Later that afternoon, a gray bantam disappeared leaving only a pile of feathers.
This was extremely upsetting. Was it possible whatever had eaten the quail was now moving up to the bantams? Would it then turn on the larger birds?
A more pertinent question was – could I convince the predator to carry off some of the overpopulation of roosters instead of the quail and bantams?
The following Tuesday, I saw a flurry of activity in the chicken yard. I figured one of the large hens had gotten into the bantam side and was trying to return.
Upon closer examination, I realized it was not a hen, but a hawk who had invaded the bantam pen.
One of the larger roosters was fighting it off through the fence between the bantam and large chicken yards.
I ran out into the yard, but the hawk flew off. I quickly took stock of the bantams and found none missing. I scanned the trees for the murderous hawk, but there was none.
Returning to the kitchen, I watched like a hawk for the hawk (is that redundant?).
Brian showed me how to use the pellet gun should the hawk return. I’ll teach that hawk to mess with Chicken Wrangler Sara!
Tonight when I went to close the chickens, I discovered a giant possum under the bantam coop. I screamed and headed to the house to get Possum Wrangler Brian.
He grabbed the pellet gun and went after the possum. It was harder than I imagined.
Finally the deed was done. Brian thinks it could have been the possum getting the quail. Not anymore.
Now if we could just get the hawk, all would be calm on Miller Farm – at least in the chicken yard.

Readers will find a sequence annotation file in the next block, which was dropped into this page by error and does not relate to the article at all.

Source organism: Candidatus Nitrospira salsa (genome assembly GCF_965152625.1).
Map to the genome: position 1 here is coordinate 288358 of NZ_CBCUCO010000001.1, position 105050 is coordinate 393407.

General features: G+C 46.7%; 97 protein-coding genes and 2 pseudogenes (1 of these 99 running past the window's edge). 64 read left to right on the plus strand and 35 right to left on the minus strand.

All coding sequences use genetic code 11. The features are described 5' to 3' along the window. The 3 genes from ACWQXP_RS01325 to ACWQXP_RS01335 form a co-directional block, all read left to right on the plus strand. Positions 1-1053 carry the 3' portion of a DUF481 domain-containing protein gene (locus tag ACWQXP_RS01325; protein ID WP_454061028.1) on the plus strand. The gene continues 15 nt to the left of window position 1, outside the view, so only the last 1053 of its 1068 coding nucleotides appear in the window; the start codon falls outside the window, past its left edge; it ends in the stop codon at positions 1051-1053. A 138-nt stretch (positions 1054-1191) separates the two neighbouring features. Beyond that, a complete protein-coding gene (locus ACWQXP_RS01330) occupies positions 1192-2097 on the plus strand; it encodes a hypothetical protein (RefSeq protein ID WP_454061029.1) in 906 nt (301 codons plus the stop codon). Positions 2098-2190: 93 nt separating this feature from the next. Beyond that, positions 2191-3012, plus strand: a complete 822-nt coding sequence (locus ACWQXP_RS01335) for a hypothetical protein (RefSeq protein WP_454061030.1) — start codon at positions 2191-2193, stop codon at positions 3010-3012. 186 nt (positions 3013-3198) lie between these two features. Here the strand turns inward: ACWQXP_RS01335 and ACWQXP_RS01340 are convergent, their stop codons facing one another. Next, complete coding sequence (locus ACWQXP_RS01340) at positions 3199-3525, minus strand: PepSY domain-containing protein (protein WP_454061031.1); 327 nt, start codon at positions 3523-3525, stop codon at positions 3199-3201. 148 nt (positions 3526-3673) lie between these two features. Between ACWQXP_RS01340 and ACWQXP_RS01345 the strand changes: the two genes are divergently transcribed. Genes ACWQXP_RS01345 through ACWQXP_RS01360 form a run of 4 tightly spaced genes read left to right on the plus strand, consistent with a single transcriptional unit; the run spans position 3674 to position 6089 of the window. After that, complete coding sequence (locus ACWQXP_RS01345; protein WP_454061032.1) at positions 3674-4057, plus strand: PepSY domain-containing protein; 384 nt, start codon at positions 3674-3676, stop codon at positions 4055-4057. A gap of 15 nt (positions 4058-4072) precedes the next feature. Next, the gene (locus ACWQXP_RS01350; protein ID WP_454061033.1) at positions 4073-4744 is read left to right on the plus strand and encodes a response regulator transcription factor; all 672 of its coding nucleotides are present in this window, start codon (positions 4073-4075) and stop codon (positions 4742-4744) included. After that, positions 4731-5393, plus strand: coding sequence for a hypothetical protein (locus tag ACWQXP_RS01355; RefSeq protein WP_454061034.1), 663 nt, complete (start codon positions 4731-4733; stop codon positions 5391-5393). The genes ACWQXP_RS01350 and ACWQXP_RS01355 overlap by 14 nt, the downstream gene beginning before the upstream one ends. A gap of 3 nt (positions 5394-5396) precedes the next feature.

Thanksgiving brings to mind a very old song first written as poem titled “A Boy’s Thanksgiving Day.”
The author Lydia Maria Francis Child (1802-1880) was a teacher, a writer, abolitionist, women’s rights activist, opponent of American expansionism, Indian rights activist, novelist, and journalist. A busy woman for her day. She’s best known for her Thanksgiving poem written in 1844.
The poem celebrates her childhood memories of going to her grandparents’ home. You might recognize the first verse from “A Charlie Brown Thanksgiving.” The Peanuts gang sings the first verse.
Modern Thanksgivings aren’t normally associated with snow, but in the early 19th century, New England experienced colder winters during a Little Ice Age.
Sorta like travelers today will be braving tomorrow.
I offer the poem, set to music, for you to sing as you travel.
Even Black Friday shopping will difficult. I do worry about all those people camped outside stores to be first in line for the extra savings items. It’s got to be cold and wet in their tents. Are the savings really worth all the effort and discomfort?
This year things are different than they were for that first Pilgrim Thanksgiving feast. What hasn’t change is the basis for Thanksgiving.